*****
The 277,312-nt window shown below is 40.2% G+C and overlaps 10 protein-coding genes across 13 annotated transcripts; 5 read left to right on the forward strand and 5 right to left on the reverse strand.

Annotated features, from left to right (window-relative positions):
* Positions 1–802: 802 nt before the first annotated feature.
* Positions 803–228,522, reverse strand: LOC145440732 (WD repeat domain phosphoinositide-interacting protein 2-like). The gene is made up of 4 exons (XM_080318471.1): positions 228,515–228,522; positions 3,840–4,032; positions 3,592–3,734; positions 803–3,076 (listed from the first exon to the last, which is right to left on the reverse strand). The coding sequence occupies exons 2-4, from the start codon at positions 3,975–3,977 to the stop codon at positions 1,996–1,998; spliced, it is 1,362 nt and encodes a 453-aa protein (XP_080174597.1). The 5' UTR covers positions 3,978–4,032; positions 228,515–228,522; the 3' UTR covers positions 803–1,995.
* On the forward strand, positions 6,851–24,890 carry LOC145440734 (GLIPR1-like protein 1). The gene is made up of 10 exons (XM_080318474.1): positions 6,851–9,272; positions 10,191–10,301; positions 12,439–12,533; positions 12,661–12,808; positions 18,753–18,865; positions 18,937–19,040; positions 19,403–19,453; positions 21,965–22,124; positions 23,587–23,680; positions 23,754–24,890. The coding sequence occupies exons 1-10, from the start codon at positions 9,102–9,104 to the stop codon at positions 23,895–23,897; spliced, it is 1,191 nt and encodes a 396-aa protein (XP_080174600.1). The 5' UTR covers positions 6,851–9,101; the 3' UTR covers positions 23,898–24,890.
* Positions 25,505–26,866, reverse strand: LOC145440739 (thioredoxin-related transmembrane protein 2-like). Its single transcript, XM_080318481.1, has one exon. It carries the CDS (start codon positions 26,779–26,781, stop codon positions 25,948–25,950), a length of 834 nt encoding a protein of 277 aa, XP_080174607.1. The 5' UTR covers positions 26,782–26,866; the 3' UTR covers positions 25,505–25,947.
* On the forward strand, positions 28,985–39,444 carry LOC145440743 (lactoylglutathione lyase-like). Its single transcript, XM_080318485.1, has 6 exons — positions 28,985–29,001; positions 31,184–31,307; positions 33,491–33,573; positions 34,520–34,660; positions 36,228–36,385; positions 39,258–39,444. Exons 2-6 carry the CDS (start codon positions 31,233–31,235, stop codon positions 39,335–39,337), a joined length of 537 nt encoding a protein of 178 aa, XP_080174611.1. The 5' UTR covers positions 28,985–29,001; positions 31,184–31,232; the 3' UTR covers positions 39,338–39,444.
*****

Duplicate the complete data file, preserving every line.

The 277,312-nt window shown below is 40.2% G+C and overlaps 10 protein-coding genes across 13 annotated transcripts; 5 read left to right on the forward strand and 5 right to left on the reverse strand.

Annotated features, from left to right (window-relative positions):
* Positions 1–802: 802 nt before the first annotated feature.
* Positions 803–228,522, reverse strand: LOC145440732 (WD repeat domain phosphoinositide-interacting protein 2-like). The gene is made up of 4 exons (XM_080318471.1): positions 228,515–228,522; positions 3,840–4,032; positions 3,592–3,734; positions 803–3,076 (listed from the first exon to the last, which is right to left on the reverse strand). The coding sequence occupies exons 2-4, from the start codon at positions 3,975–3,977 to the stop codon at positions 1,996–1,998; spliced, it is 1,362 nt and encodes a 453-aa protein (XP_080174597.1). The 5' UTR covers positions 3,978–4,032; positions 228,515–228,522; the 3' UTR covers positions 803–1,995.
* On the forward strand, positions 6,851–24,890 carry LOC145440734 (GLIPR1-like protein 1). The gene is made up of 10 exons (XM_080318474.1): positions 6,851–9,272; positions 10,191–10,301; positions 12,439–12,533; positions 12,661–12,808; positions 18,753–18,865; positions 18,937–19,040; positions 19,403–19,453; positions 21,965–22,124; positions 23,587–23,680; positions 23,754–24,890. The coding sequence occupies exons 1-10, from the start codon at positions 9,102–9,104 to the stop codon at positions 23,895–23,897; spliced, it is 1,191 nt and encodes a 396-aa protein (XP_080174600.1). The 5' UTR covers positions 6,851–9,101; the 3' UTR covers positions 23,898–24,890.
* Positions 25,505–26,866, reverse strand: LOC145440739 (thioredoxin-related transmembrane protein 2-like). Its single transcript, XM_080318481.1, has one exon. It carries the CDS (start codon positions 26,779–26,781, stop codon positions 25,948–25,950), a length of 834 nt encoding a protein of 277 aa, XP_080174607.1. The 5' UTR covers positions 26,782–26,866; the 3' UTR covers positions 25,505–25,947.
* On the forward strand, positions 28,985–39,444 carry LOC145440743 (lactoylglutathione lyase-like). Its single transcript, XM_080318485.1, has 6 exons — positions 28,985–29,001; positions 31,184–31,307; positions 33,491–33,573; positions 34,520–34,660; positions 36,228–36,385; positions 39,258–39,444. Exons 2-6 carry the CDS (start codon positions 31,233–31,235, stop codon positions 39,335–39,337), a joined length of 537 nt encoding a protein of 178 aa, XP_080174611.1. The 5' UTR covers positions 28,985–29,001; positions 31,184–31,232; the 3' UTR covers positions 39,338–39,444.